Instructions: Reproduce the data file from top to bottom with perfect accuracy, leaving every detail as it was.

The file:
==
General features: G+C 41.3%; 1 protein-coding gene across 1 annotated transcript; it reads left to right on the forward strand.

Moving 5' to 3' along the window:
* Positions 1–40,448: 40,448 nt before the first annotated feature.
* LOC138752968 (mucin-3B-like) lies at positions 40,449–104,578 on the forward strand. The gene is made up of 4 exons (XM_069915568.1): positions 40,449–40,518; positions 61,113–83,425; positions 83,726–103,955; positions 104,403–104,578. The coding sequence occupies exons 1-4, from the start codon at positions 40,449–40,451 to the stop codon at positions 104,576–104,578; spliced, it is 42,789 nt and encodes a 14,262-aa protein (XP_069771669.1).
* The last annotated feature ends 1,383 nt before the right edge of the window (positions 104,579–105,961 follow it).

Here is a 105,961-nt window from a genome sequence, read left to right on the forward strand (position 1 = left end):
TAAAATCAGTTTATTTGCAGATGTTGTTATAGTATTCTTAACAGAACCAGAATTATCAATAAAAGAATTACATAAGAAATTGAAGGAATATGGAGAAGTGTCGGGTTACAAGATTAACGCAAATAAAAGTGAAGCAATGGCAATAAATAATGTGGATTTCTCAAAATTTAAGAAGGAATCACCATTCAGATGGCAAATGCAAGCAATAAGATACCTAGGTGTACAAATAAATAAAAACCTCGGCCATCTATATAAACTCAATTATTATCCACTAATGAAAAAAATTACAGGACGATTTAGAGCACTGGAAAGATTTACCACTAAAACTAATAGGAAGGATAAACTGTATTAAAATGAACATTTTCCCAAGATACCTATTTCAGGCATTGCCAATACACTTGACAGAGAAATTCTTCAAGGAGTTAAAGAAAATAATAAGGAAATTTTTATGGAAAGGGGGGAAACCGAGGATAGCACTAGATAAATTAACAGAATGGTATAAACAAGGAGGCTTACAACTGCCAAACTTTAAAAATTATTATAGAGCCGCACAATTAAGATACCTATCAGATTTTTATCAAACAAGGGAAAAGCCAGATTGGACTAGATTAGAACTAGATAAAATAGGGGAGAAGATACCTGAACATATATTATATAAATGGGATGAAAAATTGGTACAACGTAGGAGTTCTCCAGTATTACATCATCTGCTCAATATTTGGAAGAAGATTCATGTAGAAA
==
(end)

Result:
General features: G+C 41.3%; 1 protein-coding gene across 1 annotated transcript; it reads left to right on the forward strand.

Moving 5' to 3' along the window:
* Positions 1–40,448: 40,448 nt before the first annotated feature.
* LOC138752968 (mucin-3B-like) lies at positions 40,449–104,578 on the forward strand. The gene is made up of 4 exons (XM_069915568.1): positions 40,449–40,518; positions 61,113–83,425; positions 83,726–103,955; positions 104,403–104,578. The coding sequence occupies exons 1-4, from the start codon at positions 40,449–40,451 to the stop codon at positions 104,576–104,578; spliced, it is 42,789 nt and encodes a 14,262-aa protein (XP_069771669.1).
* The last annotated feature ends 1,383 nt before the right edge of the window (positions 104,579–105,961 follow it).

Here is a 105,961-nt window from a genome sequence, read left to right on the forward strand (position 1 = left end):
TAAAATCAGTTTATTTGCAGATGTTGTTATAGTATTCTTAACAGAACCAGAATTATCAATAAAAGAATTACATAAGAAATTGAAGGAATATGGAGAAGTGTCGGGTTACAAGATTAACGCAAATAAAAGTGAAGCAATGGCAATAAATAATGTGGATTTCTCAAAATTTAAGAAGGAATCACCATTCAGATGGCAAATGCAAGCAATAAGATACCTAGGTGTACAAATAAATAAAAACCTCGGCCATCTATATAAACTCAATTATTATCCACTAATGAAAAAAATTACAGGACGATTTAGAGCACTGGAAAGATTTACCACTAAAACTAATAGGAAGGATAAACTGTATTAAAATGAACATTTTCCCAAGATACCTATTTCAGGCATTGCCAATACACTTGACAGAGAAATTCTTCAAGGAGTTAAAGAAAATAATAAGGAAATTTTTATGGAAAGGGGGGAAACCGAGGATAGCACTAGATAAATTAACAGAATGGTATAAACAAGGAGGCTTACAACTGCCAAACTTTAAAAATTATTATAGAGCCGCACAATTAAGATACCTATCAGATTTTTATCAAACAAGGGAAAAGCCAGATTGGACTAGATTAGAACTAGATAAAATAGGGGAGAAGATACCTGAACATATATTATATAAATGGGATGAAAAATTGGTACAACGTAGGAGTTCTCCAGTATTACATCATCTGCTCAATATTTGGAAGAAGATTCATGTAGAAA